School for Social Work
Meditation-Therapeutic use, Psychotherapists-Psychology, Mindfulness (Psychology), Qualitative research, Mindfulness, Meditation, Therapeutic presence
The purpose of this exploratory study was to gain a deeper understanding of how clinicians' daily mindfulness meditation practice influences the cultivation of therapeutic presence within the relational space of the therapeutic encounter. The study used semistructured, in-person, and Skype video interviews with 11 clinical social workers with a daily mindfulness meditation practice to gather qualitative data and their reflections on the dynamic interplay between mindfulness meditation and preparing the ground for presence, the process of presence and the experience of in-session therapeutic presence. The findings indicate that all of the clinicians experienced a positive direction of association between daily mindfulness meditation and the cultivation of in-session therapeutic presence. In particular, many of the clinicians described an increased ability to remain grounded, attentive, as well as cognitively and affectively more flexible when confronted with strong client affect, given the influence of their daily mindfulness meditation practice. The intent of this study is to raise awareness of the gap in professional training and graduate social work curricula clinicians are receiving in terms of mindfulness meditation, and to highlight the usefulness of daily mindfulness meditation as a clinical tool for cultivating the clinically useful skill of therapeutic presence.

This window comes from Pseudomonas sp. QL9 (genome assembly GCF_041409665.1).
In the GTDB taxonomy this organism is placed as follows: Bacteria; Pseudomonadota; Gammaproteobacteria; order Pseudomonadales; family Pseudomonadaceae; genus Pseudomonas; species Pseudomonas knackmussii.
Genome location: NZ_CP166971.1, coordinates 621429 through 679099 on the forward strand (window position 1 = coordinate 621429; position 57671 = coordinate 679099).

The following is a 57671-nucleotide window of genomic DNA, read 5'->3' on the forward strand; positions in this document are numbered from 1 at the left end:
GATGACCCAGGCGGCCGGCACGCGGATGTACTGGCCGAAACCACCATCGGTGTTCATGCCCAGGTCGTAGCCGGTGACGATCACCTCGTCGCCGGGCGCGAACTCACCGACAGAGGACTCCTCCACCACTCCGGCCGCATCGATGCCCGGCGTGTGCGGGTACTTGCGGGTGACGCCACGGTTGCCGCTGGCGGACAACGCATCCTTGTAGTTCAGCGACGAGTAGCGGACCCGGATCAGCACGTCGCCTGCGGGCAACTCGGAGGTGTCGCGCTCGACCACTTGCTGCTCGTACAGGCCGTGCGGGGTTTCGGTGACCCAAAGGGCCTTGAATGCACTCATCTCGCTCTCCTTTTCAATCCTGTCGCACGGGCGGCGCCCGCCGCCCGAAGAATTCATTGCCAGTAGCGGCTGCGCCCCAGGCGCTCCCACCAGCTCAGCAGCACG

Galus, Marianne, "Cultivating presence : effects of therapist's mindfulness meditation on therapeutic presence" (2015). Masters Thesis, Smith College, Northampton, MA.